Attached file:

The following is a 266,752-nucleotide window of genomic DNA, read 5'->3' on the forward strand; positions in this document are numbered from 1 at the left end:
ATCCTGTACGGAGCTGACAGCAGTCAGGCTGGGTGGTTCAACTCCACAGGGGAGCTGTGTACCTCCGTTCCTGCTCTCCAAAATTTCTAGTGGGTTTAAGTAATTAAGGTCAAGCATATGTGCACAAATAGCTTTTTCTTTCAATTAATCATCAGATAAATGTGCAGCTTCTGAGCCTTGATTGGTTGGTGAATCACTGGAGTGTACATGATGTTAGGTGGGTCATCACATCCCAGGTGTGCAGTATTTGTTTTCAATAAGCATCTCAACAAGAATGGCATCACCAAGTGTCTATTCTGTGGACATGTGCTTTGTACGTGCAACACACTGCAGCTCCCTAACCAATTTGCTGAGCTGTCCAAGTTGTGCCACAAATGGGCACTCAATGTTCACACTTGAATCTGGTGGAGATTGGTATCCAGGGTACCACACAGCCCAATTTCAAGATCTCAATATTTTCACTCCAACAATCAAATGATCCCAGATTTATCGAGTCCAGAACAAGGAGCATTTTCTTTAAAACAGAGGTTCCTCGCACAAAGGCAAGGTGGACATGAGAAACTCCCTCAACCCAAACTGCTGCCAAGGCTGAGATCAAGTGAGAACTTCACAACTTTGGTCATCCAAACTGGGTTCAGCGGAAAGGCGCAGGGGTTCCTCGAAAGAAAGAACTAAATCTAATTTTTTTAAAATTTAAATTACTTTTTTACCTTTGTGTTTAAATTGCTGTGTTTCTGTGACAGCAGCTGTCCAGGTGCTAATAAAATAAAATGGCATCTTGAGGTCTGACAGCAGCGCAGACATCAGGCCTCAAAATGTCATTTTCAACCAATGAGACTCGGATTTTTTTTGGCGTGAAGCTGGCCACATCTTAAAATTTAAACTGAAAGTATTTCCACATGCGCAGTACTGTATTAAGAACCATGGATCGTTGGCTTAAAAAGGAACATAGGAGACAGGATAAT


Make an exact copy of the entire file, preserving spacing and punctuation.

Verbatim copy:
The following is a 266,752-nucleotide window of genomic DNA, read 5'->3' on the forward strand; positions in this document are numbered from 1 at the left end:
ATCCTGTACGGAGCTGACAGCAGTCAGGCTGGGTGGTTCAACTCCACAGGGGAGCTGTGTACCTCCGTTCCTGCTCTCCAAAATTTCTAGTGGGTTTAAGTAATTAAGGTCAAGCATATGTGCACAAATAGCTTTTTCTTTCAATTAATCATCAGATAAATGTGCAGCTTCTGAGCCTTGATTGGTTGGTGAATCACTGGAGTGTACATGATGTTAGGTGGGTCATCACATCCCAGGTGTGCAGTATTTGTTTTCAATAAGCATCTCAACAAGAATGGCATCACCAAGTGTCTATTCTGTGGACATGTGCTTTGTACGTGCAACACACTGCAGCTCCCTAACCAATTTGCTGAGCTGTCCAAGTTGTGCCACAAATGGGCACTCAATGTTCACACTTGAATCTGGTGGAGATTGGTATCCAGGGTACCACACAGCCCAATTTCAAGATCTCAATATTTTCACTCCAACAATCAAATGATCCCAGATTTATCGAGTCCAGAACAAGGAGCATTTTCTTTAAAACAGAGGTTCCTCGCACAAAGGCAAGGTGGACATGAGAAACTCCCTCAACCCAAACTGCTGCCAAGGCTGAGATCAAGTGAGAACTTCACAACTTTGGTCATCCAAACTGGGTTCAGCGGAAAGGCGCAGGGGTTCCTCGAAAGAAAGAACTAAATCTAATTTTTTTAAAATTTAAATTACTTTTTTACCTTTGTGTTTAAATTGCTGTGTTTCTGTGACAGCAGCTGTCCAGGTGCTAATAAAATAAAATGGCATCTTGAGGTCTGACAGCAGCGCAGACATCAGGCCTCAAAATGTCATTTTCAACCAATGAGACTCGGATTTTTTTTGGCGTGAAGCTGGCCACATCTTAAAATTTAAACTGAAAGTATTTCCACATGCGCAGTACTGTATTAAGAACCATGGATCGTTGGCTTAAAAAGGAACATAGGAGACAGGATAAT